"This was a travesty of justice all around," Wrubel said of Smith's wrongful conviction and 15 years on Florida's death row. "Any time an innocent person is wrongly convicted and incarcerated, facing the ultimate punishment, it's a travesty of justice. The system failed."
Wrubel renewed calls for the U.S. Department of Justice to investigate Broward's "sorry history" of wrongful convictions from the 1970s and 1980s, and the DNA exonerations of Smith, who was sentenced to death, and Jerry Frank Townsend and Anthony Caravella, who were sentenced to life in prison. Smith was mentally ill, and Townsend and Caravella were both mentally challenged.
Not only were the wrong men locked up and robbed of many years of their lives, but more victims died because detectives allowed Mosley's serial-killing spree to continue, said Wrubel.
The settlement released "all parties involved without any admission of liability or wrongdoing on the part of BSO," Sheriff's Office spokeswoman Keyla Concepcion wrote in an email Friday.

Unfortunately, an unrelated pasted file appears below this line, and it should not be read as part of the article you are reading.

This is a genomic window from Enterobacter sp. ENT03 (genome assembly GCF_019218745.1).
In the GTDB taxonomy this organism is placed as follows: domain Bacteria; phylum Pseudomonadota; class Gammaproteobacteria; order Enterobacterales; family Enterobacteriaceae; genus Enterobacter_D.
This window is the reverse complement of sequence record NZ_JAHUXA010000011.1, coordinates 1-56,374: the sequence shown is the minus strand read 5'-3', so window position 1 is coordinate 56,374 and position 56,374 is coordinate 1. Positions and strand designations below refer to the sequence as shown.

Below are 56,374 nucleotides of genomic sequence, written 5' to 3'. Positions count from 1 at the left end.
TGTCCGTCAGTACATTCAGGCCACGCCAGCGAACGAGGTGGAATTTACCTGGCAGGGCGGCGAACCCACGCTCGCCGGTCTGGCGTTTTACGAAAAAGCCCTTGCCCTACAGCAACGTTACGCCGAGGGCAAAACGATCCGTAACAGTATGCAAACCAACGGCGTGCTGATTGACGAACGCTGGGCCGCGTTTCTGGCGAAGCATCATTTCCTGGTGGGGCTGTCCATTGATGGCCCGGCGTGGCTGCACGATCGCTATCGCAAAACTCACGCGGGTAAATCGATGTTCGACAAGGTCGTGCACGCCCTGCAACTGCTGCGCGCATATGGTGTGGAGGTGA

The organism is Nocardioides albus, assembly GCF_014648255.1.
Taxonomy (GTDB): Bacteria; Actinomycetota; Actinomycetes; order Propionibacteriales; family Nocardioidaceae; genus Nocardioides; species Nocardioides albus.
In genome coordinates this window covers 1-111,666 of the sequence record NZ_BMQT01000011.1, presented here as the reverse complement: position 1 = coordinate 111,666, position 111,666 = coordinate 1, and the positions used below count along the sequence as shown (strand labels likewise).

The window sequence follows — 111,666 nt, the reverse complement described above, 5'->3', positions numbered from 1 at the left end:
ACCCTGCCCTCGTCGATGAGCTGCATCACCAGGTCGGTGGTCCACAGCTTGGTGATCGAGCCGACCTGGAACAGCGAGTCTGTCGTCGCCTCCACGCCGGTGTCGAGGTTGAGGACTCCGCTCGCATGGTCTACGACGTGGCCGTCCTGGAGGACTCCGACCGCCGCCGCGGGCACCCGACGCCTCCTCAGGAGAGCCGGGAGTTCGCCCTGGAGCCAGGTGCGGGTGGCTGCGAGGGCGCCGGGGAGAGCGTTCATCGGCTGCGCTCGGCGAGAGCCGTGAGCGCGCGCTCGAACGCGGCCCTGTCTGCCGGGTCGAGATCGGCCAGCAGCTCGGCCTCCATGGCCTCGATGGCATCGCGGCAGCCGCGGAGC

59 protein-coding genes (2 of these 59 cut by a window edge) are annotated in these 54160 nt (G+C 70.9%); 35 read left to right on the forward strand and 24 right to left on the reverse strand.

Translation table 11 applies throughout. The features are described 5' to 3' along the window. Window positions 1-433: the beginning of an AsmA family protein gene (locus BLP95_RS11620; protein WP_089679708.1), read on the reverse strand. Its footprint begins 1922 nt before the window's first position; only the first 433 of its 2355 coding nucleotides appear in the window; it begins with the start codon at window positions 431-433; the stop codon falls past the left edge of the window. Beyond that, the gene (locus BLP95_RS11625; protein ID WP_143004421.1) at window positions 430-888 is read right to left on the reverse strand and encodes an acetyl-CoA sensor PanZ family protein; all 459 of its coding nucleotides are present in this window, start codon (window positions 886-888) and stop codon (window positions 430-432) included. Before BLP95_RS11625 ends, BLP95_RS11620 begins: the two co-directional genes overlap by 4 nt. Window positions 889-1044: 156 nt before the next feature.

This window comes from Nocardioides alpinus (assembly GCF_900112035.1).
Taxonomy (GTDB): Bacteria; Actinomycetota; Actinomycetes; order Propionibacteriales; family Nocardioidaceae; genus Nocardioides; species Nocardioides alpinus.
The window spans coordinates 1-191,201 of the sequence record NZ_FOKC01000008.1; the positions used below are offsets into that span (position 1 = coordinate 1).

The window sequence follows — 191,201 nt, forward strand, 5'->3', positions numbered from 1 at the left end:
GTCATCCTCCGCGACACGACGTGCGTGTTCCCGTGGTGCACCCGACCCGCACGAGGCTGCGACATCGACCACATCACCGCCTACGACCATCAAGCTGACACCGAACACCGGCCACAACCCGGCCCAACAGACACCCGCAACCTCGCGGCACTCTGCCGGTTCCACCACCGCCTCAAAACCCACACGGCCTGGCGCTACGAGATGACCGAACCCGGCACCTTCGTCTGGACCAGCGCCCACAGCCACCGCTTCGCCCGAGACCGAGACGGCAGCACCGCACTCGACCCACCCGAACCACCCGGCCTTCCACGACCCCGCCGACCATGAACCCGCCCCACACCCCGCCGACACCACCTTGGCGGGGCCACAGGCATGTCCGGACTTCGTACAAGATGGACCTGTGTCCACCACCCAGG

"The Smith case is perhaps an isolated, last remnant of a previous, less advanced era of criminal investigative science," she wrote.
Scheff and Amabile did not respond to requests for comment.
Carolyn McCann of the State Attorney's Office said her office sought a full investigation of Scheff and Amabile by an independent prosecutor. She also said the three DNA exonerations caused many changes in how prosecutors do their work -- including requiring police to videotape all suspect statements.